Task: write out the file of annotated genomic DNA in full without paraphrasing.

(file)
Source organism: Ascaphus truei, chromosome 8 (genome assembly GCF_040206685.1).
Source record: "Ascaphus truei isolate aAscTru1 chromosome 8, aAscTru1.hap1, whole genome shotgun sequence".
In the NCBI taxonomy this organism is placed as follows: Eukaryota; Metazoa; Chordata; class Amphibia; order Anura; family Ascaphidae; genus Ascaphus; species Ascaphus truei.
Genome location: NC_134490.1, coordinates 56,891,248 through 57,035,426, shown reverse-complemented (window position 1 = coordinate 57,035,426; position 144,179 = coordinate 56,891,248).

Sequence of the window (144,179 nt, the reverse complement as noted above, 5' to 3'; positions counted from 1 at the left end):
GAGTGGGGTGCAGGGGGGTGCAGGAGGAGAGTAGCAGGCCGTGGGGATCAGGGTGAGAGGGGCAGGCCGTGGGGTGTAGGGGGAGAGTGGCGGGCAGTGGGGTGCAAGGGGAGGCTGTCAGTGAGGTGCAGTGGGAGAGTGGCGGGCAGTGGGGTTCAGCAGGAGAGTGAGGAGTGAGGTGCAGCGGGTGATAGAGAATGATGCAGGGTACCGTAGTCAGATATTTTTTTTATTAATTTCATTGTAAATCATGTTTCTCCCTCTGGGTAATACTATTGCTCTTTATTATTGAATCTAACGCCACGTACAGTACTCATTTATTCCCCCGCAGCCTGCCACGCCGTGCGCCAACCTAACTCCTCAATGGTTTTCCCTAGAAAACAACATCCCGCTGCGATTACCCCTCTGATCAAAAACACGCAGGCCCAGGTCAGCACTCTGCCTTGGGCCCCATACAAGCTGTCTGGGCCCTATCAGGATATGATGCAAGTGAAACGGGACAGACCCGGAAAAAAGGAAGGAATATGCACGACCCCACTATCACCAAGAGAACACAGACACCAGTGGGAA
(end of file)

Source organism: Ascaphus truei, chromosome 8 (genome assembly GCF_040206685.1).
Source record: "Ascaphus truei isolate aAscTru1 chromosome 8, aAscTru1.hap1, whole genome shotgun sequence".
In the NCBI taxonomy this organism is placed as follows: Eukaryota; Metazoa; Chordata; class Amphibia; order Anura; family Ascaphidae; genus Ascaphus; species Ascaphus truei.
Genome location: NC_134490.1, coordinates 56,891,248 through 57,035,426, shown reverse-complemented (window position 1 = coordinate 57,035,426; position 144,179 = coordinate 56,891,248).

Sequence of the window (144,179 nt, the reverse complement as noted above, 5' to 3'; positions counted from 1 at the left end):
GAGTGGGGTGCAGGGGGGTGCAGGAGGAGAGTAGCAGGCCGTGGGGATCAGGGTGAGAGGGGCAGGCCGTGGGGTGTAGGGGGAGAGTGGCGGGCAGTGGGGTGCAAGGGGAGGCTGTCAGTGAGGTGCAGTGGGAGAGTGGCGGGCAGTGGGGTTCAGCAGGAGAGTGAGGAGTGAGGTGCAGCGGGTGATAGAGAATGATGCAGGGTACCGTAGTCAGATATTTTTTTTATTAATTTCATTGTAAATCATGTTTCTCCCTCTGGGTAATACTATTGCTCTTTATTATTGAATCTAACGCCACGTACAGTACTCATTTATTCCCCCGCAGCCTGCCACGCCGTGCGCCAACCTAACTCCTCAATGGTTTTCCCTAGAAAACAACATCCCGCTGCGATTACCCCTCTGATCAAAAACACGCAGGCCCAGGTCAGCACTCTGCCTTGGGCCCCATACAAGCTGTCTGGGCCCTATCAGGATATGATGCAAGTGAAACGGGACAGACCCGGAAAAAAGGAAGGAATATGCACGACCCCACTATCACCAAGAGAACACAGACACCAGTGGGAA